Removing the joined bar lines definitely fixed the horizontal bar line overlaps with the lyrics. Now I need to figure out how to increase the spacing between the staves so that there is room for the lyrics since some parts of the chart are stems up/stems down divisi and the stems down overlap the lyrics. I’m 99% sure that must be Engraving Options 101.

Thanks again for all the helpful info. Pretty soon I can take ‘newbie’ out of my message header…:slight_smile:

Can you share a screenshot of an excerpt that shows the overlaps?

Dorico should handle vertical spacing to avoid collisions, but if the staff size is too large you can end up with overlapping staves. Much of the relevant settings are in Layout Options (as they often need to be different in scores vs parts), including staff size, page size, gaps between staves, gaps between staves with content (like lyrics). Minimum gaps between lyrics and the staff are in Engraving Options (as are other similar minimum gap settings for other notations).

Here’s a screenshot. I admit to not having crawled around in Layout (or Engraving) O

ptions very much. This is my first client chart in Dorico. I wanted to make a clean break with Sibelius and I was expecting lots of time-intensive learning curve hurdles. I appreciate the Forum’s willingness to hold my hand…:slight_smile:

Are you in galley or page view? Dorico never performs clever note or vertical spacing in galley view, to minimise computing requirements.

If you want more space vertically when working in galley view, you can increase its spacing.

Oh boy. So was that the dumbest mistake yet? Things look beautiful now that I’m Page View. That never even occurred to me…:::-(.
Can I ask you one more probably naive question: What to the numbers (e.g. +2, +3, +4, etc.) mean after you select a note for divisi entry and hit Shift-V. I started out thinking they were voice indications, but a bit of playing around didn’t bear that assumption out as far as I can tell. I need to read a lot more of the documentation on divisi since I use it a lot.,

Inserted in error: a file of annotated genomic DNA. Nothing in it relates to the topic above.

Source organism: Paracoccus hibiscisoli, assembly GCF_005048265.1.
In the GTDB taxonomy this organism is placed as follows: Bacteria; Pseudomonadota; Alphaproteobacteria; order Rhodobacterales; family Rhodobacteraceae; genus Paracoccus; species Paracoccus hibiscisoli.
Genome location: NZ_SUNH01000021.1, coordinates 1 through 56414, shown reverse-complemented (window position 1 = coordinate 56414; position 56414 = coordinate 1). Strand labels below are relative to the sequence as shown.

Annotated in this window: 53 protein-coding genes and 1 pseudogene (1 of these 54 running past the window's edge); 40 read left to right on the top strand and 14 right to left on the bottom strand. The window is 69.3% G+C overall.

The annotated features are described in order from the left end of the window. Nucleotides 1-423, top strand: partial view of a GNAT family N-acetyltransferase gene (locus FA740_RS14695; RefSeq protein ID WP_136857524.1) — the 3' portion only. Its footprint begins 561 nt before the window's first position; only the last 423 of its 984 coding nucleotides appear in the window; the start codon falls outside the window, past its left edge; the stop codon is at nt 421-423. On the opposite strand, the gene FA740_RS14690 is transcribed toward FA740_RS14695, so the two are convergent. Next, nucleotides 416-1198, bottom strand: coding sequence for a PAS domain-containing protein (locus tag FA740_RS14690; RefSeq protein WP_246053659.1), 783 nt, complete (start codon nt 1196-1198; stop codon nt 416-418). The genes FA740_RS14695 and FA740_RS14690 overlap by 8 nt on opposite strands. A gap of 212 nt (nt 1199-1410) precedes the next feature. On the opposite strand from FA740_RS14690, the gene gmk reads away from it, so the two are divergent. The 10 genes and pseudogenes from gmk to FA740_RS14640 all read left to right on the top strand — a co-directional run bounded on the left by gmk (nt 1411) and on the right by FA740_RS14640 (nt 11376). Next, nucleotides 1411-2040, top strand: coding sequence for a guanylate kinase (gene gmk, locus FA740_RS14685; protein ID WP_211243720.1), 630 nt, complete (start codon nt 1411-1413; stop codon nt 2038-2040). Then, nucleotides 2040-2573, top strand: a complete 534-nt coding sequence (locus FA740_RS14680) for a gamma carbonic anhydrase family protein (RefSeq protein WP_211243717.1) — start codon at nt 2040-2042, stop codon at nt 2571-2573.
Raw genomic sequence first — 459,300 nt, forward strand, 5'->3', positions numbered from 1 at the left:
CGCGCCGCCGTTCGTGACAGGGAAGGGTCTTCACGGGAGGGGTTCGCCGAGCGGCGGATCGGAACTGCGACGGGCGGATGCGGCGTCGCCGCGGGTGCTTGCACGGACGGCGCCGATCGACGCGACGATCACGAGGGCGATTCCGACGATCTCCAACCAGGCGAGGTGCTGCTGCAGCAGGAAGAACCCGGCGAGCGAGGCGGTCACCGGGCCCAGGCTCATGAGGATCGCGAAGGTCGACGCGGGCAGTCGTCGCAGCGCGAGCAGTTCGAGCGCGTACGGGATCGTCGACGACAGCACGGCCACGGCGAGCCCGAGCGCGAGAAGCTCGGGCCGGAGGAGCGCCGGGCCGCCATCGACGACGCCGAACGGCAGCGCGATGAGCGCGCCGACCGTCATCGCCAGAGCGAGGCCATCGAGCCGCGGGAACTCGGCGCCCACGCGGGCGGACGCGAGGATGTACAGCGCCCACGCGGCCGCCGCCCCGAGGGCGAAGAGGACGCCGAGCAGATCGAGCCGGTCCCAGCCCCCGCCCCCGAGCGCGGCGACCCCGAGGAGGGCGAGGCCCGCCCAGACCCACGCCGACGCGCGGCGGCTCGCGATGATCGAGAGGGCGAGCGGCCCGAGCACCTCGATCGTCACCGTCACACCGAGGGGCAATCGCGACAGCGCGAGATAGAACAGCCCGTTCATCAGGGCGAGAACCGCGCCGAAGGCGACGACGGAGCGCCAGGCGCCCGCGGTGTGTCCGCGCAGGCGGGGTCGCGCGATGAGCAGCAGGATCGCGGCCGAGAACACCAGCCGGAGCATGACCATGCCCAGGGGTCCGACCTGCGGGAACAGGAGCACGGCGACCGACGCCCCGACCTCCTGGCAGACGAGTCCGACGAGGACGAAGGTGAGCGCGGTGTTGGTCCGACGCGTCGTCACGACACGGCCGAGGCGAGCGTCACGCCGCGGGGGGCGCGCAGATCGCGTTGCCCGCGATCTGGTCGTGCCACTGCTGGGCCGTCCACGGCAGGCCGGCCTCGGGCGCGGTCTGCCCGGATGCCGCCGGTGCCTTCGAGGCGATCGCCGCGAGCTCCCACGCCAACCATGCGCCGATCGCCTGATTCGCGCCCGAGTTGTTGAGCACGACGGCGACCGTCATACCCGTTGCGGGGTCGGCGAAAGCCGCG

Thanks in advance, I really appreciate you help!

They indicate the voice number - Shift-V creates a new voice each time you press it. You can just press V to cycle through existing voices. You want to use as few voices as possible in most cases for simplicity/avoidance of excess rests and stem direction complications.

Related documentation -

You might also like our First Steps guide, which is a tutorial working through a piano piece aimed at introducing beginners to key Dorico concepts.

Thanks Lillie. I’ll go through the First Steps guide tomorrow before I put in too much more time on my client chart since I’m deadline is still a few days out. RE the creation of new voices with Shift-V: I could see that the more times I hit Shift-V, the higher the ‘+’ number by the caret (even if there are no actual voices showing). It seems to me that if you create a voice with Shift-V, it’s there whether you put notes in it or not. I’m sure there must be a way to delete selected voices created either by mistake or in anticipation of unused divisi. I need to spend some more serious time on the Documentation based on the pointers you gave me above (thank you!!). I’ll try not to post any more questions until I’ve gotten through all of those assignments…:slight_smile:

You should find that if you stop note input without inputting any notes into the new voice, it wasn’t actually created. Unused voices get automatically cleaned up when you close projects.

Thanks to everyone for their responses to my various Newbie questions and, in particular, to Lillie for all of the links. Having now completed the First Steps Guide, I must sheepishly admit that had I known about – and then gone through – that resource, I could avoided populating the Forum with all my ultrta-newbie questions. I have a friend who is about to make the move from Sibelius to Dorico and I am going to point him to that resource as his Step 0 in making the jump.
Again, thanks to all!


That’s great to hear, I’m really glad you’ve found the guide helpful as a learning resource. That’s what we hoped for!

Questions are always welcome here - a lot of people put time & care into making this forum a friendly and helpful place, so do always feel free to ask questions if you’re stuck or unsure.